Pneumatic tyres may soon become a thing of the past thanks to tweel airless tyres being developed by Michelin, one of the leading tyre manufacturers in the world. While the concept of building tyres without air may seem unlikely, in reality tweel tyres have been tested and demonstrated by Michelin on several occasions. The tweel derives its name from the tyre and wheel – which come together to bring a revolutionary concept in tyre design.
Construction of a Tweel Tyre (Source: Wikipedia)
Unlike traditional pneumatic tyres that are mounted on a rim, filled with air and sealed, tweel ones consist of a hub with flexible spokes. The tread of tweel tyres is made with rubber and is bonded to the polyurethane hub. The spokes are fused with the tread and as they are flexible, they can change shape along with the tyre tread. The spokes of the tweel can return to the original shape instantly and absorb shocks while rolling. To complete the construction of a tweel tyre, a sheer band along with a layer of rubber is wrapped around the tyre providing grip on the roads.
Although tweel tyres have a different design and construction as compared to pneumatic tyres, they have similar characteristics including load carrying capacity, comfort, traction, resistance and road holding. One of the biggest benefits of tweel tyres is undoubtedly the robustness that they offer. With tweel airless tyres, punctures are impossible. Therefore, they are safer and more convenient for the driver. According to Michelin, the tread of the tweel tyres is designed to last up to three times longer than that of regular tyres and can be retreaded just like conventional tyres.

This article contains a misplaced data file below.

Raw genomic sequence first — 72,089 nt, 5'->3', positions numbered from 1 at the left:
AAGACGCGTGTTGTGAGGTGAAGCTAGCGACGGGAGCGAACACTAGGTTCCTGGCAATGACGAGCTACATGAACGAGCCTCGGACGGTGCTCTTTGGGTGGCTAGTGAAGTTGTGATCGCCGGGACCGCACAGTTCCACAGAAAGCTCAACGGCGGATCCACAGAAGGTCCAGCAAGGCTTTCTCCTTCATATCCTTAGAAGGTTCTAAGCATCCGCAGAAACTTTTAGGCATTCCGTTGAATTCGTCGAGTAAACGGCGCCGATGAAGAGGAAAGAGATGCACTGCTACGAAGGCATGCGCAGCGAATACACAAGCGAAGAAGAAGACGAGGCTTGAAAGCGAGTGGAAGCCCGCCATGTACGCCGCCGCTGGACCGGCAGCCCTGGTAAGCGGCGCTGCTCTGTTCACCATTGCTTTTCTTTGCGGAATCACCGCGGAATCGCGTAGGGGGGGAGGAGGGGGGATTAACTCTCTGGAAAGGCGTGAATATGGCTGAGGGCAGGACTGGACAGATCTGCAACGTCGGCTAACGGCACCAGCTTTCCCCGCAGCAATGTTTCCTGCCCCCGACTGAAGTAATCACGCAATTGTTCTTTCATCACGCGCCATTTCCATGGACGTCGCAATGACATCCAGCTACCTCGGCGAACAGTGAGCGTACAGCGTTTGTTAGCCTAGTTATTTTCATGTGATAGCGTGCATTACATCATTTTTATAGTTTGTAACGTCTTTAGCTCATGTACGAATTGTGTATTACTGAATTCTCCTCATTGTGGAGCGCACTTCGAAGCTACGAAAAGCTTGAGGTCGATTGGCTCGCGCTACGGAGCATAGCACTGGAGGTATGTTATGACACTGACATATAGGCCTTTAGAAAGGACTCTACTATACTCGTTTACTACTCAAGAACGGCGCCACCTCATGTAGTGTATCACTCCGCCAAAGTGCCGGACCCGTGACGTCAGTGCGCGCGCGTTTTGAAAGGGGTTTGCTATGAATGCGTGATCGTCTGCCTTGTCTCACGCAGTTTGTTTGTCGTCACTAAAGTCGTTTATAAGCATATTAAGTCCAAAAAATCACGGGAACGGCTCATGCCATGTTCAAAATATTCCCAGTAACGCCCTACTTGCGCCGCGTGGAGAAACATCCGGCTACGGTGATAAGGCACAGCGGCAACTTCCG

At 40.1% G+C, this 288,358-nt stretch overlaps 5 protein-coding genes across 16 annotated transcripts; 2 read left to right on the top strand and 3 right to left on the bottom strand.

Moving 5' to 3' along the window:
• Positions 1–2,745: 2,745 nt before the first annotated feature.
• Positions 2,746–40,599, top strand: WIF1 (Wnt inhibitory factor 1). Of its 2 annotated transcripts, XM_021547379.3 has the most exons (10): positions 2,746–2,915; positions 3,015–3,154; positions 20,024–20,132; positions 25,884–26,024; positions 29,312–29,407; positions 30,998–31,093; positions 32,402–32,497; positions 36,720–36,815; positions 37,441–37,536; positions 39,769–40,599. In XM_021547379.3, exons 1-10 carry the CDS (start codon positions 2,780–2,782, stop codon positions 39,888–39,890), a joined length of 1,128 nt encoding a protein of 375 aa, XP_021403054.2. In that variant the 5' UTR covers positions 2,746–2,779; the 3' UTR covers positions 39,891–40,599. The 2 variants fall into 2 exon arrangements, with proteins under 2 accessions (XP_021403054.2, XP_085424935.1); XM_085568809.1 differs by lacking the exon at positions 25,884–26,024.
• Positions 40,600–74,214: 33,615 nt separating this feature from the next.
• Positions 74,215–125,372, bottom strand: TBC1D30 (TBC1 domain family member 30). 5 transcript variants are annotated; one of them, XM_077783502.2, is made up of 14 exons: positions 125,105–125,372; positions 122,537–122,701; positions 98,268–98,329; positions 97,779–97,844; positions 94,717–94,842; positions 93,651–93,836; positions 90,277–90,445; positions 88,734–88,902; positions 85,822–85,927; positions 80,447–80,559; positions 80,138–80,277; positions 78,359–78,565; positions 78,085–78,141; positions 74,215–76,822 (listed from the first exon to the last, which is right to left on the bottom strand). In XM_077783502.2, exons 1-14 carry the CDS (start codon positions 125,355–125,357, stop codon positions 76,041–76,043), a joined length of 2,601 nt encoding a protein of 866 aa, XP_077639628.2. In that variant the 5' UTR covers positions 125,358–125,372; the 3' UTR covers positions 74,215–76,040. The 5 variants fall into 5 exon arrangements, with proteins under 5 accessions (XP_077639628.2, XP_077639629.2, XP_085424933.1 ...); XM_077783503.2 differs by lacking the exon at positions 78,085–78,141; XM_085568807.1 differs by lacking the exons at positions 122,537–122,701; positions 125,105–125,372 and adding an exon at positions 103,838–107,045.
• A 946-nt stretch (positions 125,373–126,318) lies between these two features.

Tweel tyres from Michelin will take some time before they are out on the roads. Still under research, Tweel tyres can only run at about 50 miles per hour comfortably. At higher speeds, tweel tyres begin to vibrate excessively, producing high levels of heat and noise. Therefore, they are not yet suited for high-speed, long-distance travel. However, tweel tyres are being used in construction vehicles and other applications where speeds are low. Recently, Michelin tested the Tweel on the Audi A4 and demonstrated its use on personal mobility devices for physically challenged people. However, the possibilities of use for the tweel tyres are immense in rough terrain areas like military use and agriculture.
Michelin does not plan to roll out the tweel tyres for consumers very soon and when it does, there are still several challenges that have to be overcome. Although the production costs of the tweel might be less as the tweel tyres have only four components as compared to twenty three components of conventional tyres, manufacturers may not been keen to redesign and rebuilt their facilities to produce Tweel tyres. Michelin is not the only tyre brand to research airless tyres and will face competition from other companies who are developing similar tyres like Resilient Technologies.
Tweel tyres from Michelin are one of the most revolutionary concepts in tyre technology that has the potential to change the way the world travels.